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Don’t Be a Jerk if You Want to Be Hired

As a hiring manager, this is the one question I wish I could ask, straight up: “Are you a jerk?”.  That’s because, frankly, in the hundreds of interviews I’ve conducted, I’ve frequently met applicants with serious attitude problems.

In fact, in my 25 years as a Hiring Manager, I’ve occasionally hired someone who was eminently qualified as far as the specific technical skills were concerned, but who later turned out to be, well…a jerk.
And the thing about jerks is that they can be very good at concealing that trait in a job interview, especially if they’re otherwise very qualified.

Even if the “jerk factor” comes through in the interview, if they are the most experienced and qualified applicant it’s still very tempting form me to overlook problem personalities and hire them for their experience.

And it’s always ended up being a mistake.

It’s a mistake because jerks, once their true color comes out after you’ve hired them, will invariably create morale issues for your group.  They can also quickly destroy the reputation that the Hiring Manager has so carefully built up with customers.  You can have a department full of angels and it only takes one jerk to make them all look bad.

This is why Hiring Managers try very hard to avoid these types of people, but we can be fooled.  Some applicants are extremely good at coming across as sincere and likable during the interview, even though their true personality is the exact opposite.  We’ve all met people like this.  They are very pleasant and personable…until you get to really know them.

The thing is, a good Hiring Manager can pretty easily pick up whether or not you have the specific experience and technical skills for the job.  Whether it’s a high-level technology position or a simple administrative assistant position, we know the right questions to ask to probe for the proper skills and expertise.  An experienced Hiring Manager will usually be able to pretty accurately assess if you have the specific job skills needed to perform the required duties.

Ah, but the soft skills, that’s a much more difficult thing to assess in an interview.

This is where you have to go based on your gut instinct and how the applicant comes across in person.  Many Hiring Managers call this the “likability factor”, which of course is the opposite of the “jerk factor”.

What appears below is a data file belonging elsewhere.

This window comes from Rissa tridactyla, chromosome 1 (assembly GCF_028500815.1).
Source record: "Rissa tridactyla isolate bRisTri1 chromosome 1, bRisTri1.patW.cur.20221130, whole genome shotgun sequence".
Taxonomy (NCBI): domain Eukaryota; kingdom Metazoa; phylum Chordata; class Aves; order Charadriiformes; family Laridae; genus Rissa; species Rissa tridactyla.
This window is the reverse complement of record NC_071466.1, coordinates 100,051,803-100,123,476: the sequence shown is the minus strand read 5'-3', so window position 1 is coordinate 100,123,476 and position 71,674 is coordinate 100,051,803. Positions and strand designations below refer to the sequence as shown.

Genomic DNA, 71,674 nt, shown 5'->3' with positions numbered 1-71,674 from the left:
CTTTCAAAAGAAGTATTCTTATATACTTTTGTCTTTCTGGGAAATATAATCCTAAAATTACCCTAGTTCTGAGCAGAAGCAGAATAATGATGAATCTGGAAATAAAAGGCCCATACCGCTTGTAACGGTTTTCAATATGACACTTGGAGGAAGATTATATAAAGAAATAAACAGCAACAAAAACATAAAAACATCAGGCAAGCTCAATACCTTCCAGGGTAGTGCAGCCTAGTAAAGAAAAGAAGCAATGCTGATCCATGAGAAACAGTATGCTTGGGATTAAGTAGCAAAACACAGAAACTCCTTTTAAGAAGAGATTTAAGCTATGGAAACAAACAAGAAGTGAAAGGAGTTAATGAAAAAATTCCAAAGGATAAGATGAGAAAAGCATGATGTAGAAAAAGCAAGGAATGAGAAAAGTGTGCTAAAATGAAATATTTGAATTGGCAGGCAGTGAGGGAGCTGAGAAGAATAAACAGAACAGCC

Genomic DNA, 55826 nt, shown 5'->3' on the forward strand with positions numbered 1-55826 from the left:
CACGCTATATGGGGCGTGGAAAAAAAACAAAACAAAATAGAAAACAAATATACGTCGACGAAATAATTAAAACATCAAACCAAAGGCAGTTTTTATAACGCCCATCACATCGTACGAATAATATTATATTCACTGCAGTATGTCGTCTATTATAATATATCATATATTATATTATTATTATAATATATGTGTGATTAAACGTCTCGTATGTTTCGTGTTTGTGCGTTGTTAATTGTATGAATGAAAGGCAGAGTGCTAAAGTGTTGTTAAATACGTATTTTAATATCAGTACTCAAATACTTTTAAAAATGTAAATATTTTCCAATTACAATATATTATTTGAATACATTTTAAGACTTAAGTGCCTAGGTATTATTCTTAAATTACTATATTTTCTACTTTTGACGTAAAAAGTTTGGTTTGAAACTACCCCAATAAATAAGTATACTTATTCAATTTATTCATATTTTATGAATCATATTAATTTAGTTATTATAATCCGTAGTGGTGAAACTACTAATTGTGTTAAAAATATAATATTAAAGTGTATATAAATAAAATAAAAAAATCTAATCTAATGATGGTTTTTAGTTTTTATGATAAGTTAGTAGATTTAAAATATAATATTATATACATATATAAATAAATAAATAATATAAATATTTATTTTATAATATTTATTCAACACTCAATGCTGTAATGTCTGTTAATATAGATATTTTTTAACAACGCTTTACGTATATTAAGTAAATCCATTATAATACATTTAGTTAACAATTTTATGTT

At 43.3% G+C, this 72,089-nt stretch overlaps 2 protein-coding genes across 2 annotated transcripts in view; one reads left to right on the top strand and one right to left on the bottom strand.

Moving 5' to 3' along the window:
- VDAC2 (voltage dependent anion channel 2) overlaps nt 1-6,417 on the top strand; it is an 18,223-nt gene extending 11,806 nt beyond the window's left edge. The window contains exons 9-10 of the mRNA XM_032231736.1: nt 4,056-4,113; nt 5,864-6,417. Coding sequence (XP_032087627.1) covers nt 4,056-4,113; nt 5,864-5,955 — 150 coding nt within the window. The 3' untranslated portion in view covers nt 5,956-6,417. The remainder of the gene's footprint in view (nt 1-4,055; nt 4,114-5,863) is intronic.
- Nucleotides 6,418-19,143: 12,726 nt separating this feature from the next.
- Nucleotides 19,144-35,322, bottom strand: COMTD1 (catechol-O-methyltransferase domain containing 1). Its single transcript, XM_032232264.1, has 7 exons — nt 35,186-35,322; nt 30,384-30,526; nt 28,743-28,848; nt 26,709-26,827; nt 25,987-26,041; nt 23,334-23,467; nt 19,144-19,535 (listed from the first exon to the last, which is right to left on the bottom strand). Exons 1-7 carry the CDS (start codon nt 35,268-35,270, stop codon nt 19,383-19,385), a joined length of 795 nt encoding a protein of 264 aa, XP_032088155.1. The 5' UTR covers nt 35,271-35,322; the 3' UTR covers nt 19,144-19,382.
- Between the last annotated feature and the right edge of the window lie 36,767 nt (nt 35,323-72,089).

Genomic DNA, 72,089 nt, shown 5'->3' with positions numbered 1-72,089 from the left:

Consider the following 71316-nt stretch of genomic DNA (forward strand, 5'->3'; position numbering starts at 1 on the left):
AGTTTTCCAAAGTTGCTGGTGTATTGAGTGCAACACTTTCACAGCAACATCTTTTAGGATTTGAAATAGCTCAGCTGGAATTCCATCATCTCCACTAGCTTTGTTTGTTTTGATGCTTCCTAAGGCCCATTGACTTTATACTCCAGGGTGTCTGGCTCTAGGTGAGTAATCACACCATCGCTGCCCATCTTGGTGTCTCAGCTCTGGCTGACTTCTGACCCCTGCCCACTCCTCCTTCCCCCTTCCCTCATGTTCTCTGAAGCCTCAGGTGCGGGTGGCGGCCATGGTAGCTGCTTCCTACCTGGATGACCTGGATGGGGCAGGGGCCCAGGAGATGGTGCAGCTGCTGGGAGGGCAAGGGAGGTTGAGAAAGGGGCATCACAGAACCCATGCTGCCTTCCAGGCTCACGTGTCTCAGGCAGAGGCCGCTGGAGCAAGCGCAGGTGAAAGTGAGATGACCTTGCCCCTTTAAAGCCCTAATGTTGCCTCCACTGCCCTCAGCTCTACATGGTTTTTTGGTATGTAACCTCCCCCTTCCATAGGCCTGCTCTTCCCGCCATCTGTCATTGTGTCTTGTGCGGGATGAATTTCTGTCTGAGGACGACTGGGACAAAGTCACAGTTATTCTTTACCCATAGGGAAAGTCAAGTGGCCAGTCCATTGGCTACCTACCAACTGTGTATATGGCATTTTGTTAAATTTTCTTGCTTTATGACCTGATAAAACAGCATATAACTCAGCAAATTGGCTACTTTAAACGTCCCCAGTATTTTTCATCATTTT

Do you:
•    Have a good attitude?
•    Have a positive outlook on things?
•    Come across as friendly?
•    Get along well with people?
•    Come across as dependable?
•    Come across as trustworthy?

These are the soft skills that all hiring managers want.

Most experienced Hiring Managers who have been burned by hiring jerks are particularly tuned in to trying to get a read on these soft skills in the interview.  They know that if you are light on the technical skills but solid otherwise, you can always be trained.

But you pretty much either have the soft skills or you don’t.  You can’t really teach someone to be positive and get along well with people.  In other words, you can’t teach a jerk to not be one.
Most experienced  Hiring Managers would rather miss a good person than hire a bad one.

So the question is, how do you show the hiring manager that you aren’t a jerk?

Simply put, avoid demonstrating any of these three personality traits in your interview:
•    Being arrogant
•    Being  condescending
•    Being  patronizing

These three traits will be the kiss of death in an interview with an experienced Hiring Manager.

No matter how much more you think you know than the Hiring Manager, no matter how much better you perceive yourself to be than the Hiring Manger, you simply cannot display that in an interview.

The Hiring Manager will automatically assume that if you come across this way in the interview, when a job rides on the outcome, you will come across even stronger to your co-workers  and customers once you are on the job.

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